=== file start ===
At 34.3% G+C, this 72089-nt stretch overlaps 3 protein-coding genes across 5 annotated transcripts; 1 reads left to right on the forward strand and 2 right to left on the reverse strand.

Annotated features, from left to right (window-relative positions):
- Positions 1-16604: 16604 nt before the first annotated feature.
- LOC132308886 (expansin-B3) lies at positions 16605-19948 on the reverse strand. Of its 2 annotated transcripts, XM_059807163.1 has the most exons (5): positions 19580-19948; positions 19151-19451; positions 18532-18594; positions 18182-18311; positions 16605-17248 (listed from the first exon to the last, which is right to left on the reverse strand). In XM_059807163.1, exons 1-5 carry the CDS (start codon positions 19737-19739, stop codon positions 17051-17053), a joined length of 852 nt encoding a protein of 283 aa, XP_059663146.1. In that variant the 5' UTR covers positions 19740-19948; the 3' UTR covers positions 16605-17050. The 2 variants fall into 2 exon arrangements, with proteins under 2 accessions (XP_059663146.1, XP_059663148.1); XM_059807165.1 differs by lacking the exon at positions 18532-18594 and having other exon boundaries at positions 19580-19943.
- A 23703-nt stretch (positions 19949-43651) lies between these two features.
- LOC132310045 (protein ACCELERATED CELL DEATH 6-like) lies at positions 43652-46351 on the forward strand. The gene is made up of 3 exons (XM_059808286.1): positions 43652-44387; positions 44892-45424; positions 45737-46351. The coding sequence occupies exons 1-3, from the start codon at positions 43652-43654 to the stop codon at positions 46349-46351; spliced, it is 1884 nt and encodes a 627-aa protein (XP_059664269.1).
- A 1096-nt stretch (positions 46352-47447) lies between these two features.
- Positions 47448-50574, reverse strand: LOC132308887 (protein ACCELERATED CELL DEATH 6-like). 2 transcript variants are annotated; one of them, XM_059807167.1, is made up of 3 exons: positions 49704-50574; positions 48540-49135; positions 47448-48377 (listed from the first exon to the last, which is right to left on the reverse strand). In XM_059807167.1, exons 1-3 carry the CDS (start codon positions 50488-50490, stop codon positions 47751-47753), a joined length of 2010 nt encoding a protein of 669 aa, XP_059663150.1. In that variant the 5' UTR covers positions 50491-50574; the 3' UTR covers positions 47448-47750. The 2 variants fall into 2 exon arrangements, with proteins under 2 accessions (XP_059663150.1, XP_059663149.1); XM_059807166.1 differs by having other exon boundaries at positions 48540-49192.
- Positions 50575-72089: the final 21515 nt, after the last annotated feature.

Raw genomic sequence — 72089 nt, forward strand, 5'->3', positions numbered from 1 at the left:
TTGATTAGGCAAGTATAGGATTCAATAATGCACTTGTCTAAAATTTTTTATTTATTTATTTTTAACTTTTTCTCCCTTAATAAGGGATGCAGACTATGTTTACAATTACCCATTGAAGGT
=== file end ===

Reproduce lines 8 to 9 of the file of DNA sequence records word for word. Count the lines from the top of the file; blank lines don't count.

- Positions 47448-50574, reverse strand: LOC132308887 (protein ACCELERATED CELL DEATH 6-like). 2 transcript variants are annotated; one of them, XM_059807167.1, is made up of 3 exons: positions 49704-50574; positions 48540-49135; positions 47448-48377 (listed from the first exon to the last, which is right to left on the reverse strand). In XM_059807167.1, exons 1-3 carry the CDS (start codon positions 50488-50490, stop codon positions 47751-47753), a joined length of 2010 nt encoding a protein of 669 aa, XP_059663150.1. In that variant the 5' UTR covers positions 50491-50574; the 3' UTR covers positions 47448-47750. The 2 variants fall into 2 exon arrangements, with proteins under 2 accessions (XP_059663150.1, XP_059663149.1); XM_059807166.1 differs by having other exon boundaries at positions 48540-49192.
- Positions 50575-72089: the final 21515 nt, after the last annotated feature.